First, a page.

You spot a company with a particularly attractive dividend yield considerably higher than the interest rate that the bank is offering and also higher than available from other listed dividend payers. Should you make the investment? What you see may not be what you get Dividend yields are normally quoted as the dividends paid by a particular company over the previous 12-month period divided by the current stock price. Unfortunately, historic dividend yields have no bearing on future dividend payments. Further work is therefore required to understand whether the historic dividend payments will be repeated in the future. Below we…
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You spot a company with a particularly attractive dividend yield considerably higher than the interest rate that the bank is offering and also higher than available from other listed dividend payers. Should you make the investment?
What you see may not be what you get
Dividend yields are normally quoted as the dividends paid by a particular company over the previous 12-month period divided by the current stock price. Unfortunately, historic dividend yields have no bearing on future dividend payments.
Further work is therefore required to understand whether the historic dividend payments will be repeated in the future. Below we offer some perspective on what constitutes a high-quality dividend paying company – what we like to call a dividend champion.
Identifying a champ
1. A track record of consistent and growing dividend payments: Does the company have a history of consistent and growing dividend payments over time? Look for a history of at least five years, but preferably much longer. If the company has missed or lowered a payment, be sure to read the financial statements for that period to understand why.
2. A rock-solid balance sheet: Does the company carry high levels of debt? If so, that could inhibit its ability to pay future dividends. This could be the result of limitations placed on the company by lenders or a higher interest burden in a rising interest-rate environment. Look for companies with a debt-to-equity ratio of less than 50% (ideally with a net cash balance) and an interest cover of more than 3.0 times.
3. A pay-out ratio that leaves room for unforeseen events: The business and financial market environment moves quickly and even the best designed business strategies can unravel, leaving dividend payments at risk. We want to invest in companies that leave considerable room for error when times get tough. The cyclicality of the company’s revenue plays a role, but we would be looking for pay-out ratios of less than 70% as a general rule. We define the pay-out ratio as the total dividend paid divided by the free cash flow.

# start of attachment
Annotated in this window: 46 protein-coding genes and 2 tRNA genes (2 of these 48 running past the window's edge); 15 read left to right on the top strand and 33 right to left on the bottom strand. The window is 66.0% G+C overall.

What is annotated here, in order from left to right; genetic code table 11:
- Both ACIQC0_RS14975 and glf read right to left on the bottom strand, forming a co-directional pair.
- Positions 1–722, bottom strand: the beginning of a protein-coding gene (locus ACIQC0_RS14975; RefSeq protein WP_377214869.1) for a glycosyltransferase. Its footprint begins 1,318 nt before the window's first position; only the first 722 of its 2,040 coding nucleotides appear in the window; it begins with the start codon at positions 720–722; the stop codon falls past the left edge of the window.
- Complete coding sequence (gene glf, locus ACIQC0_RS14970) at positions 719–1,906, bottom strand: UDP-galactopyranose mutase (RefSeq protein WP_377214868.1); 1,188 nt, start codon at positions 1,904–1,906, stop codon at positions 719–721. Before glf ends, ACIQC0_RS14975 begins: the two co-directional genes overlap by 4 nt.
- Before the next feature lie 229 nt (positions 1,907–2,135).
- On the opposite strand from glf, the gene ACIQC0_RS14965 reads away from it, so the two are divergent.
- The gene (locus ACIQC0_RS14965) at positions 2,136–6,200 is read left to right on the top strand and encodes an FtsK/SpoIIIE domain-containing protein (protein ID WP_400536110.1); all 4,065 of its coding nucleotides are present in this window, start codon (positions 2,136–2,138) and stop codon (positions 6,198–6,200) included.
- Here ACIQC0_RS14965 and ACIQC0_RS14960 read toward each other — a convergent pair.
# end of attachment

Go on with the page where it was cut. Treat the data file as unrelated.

3 potential dividend champions
The following three companies all have excellent track records of consistent and growing dividend payments. The Coca-Cola Company (NYSE:KO) boasts decades of consistent and growing payments. Tim Hortons (TSX:THI) started paying dividends eight years ago and has not missed a beat. Thomson Reuters (TSX:TRI) also has a long record of dividend payments but exhibited slow growth over the past five years, which probably reflects some deterioration of the underlying business fundamentals.
All three companies have strong balance sheets and interest payments are covered multiple times. The pay-out ratios are relatively low, leaving ample protection for dividend payments should profits come under pressure.
All three meet the basic requirements. However, bought at an inflated price, even a dividend champion may not provide an acceptable investment return. We therefore have to consider future growth as well as the potential for capital appreciation (or depreciation) to determine the expected total return on the investment.
Digging down deeper
Coca-Cola is currently trading at a historical dividend yield of 2.8%. This is better than the 2.2% dividend yield of the S&P 500, and compares favourably with the current 2.87% yield to maturity on a 10-year US government bond.
We expect the company to continue to grow its profits and dividends roughly in line with the historical average (5-10% per year). An investment in this high-quality dividend champion should provide a reasonable (and growing) initial yield with the potential for capital growth over time.
Tim Hortons has a relatively low historical dividend yield of 1.7% but a strong dividend growth trajectory with ample room to increase the pay-out ratio. However, the stock looks expensive and we would wait for a higher initial yield of at least 2.0% (corresponding share price around C$51) before we would be interested in investing.
Thomson Reuters has a current dividend yield of 3.2%, slightly below its five-year historical average, but it compares favourably with the Canadian government 10-year bond yield of 2.59%. The initial yield (based on an investment at the current price) also has the potential for growth as the company profits and dividends increase over time.
However, the company is currently going through some internal reorganisation and the market will be watching the next results announcement (expected on 12 February) closely to see what progress has been made. Any price weakness may result in an interesting buying opportunity.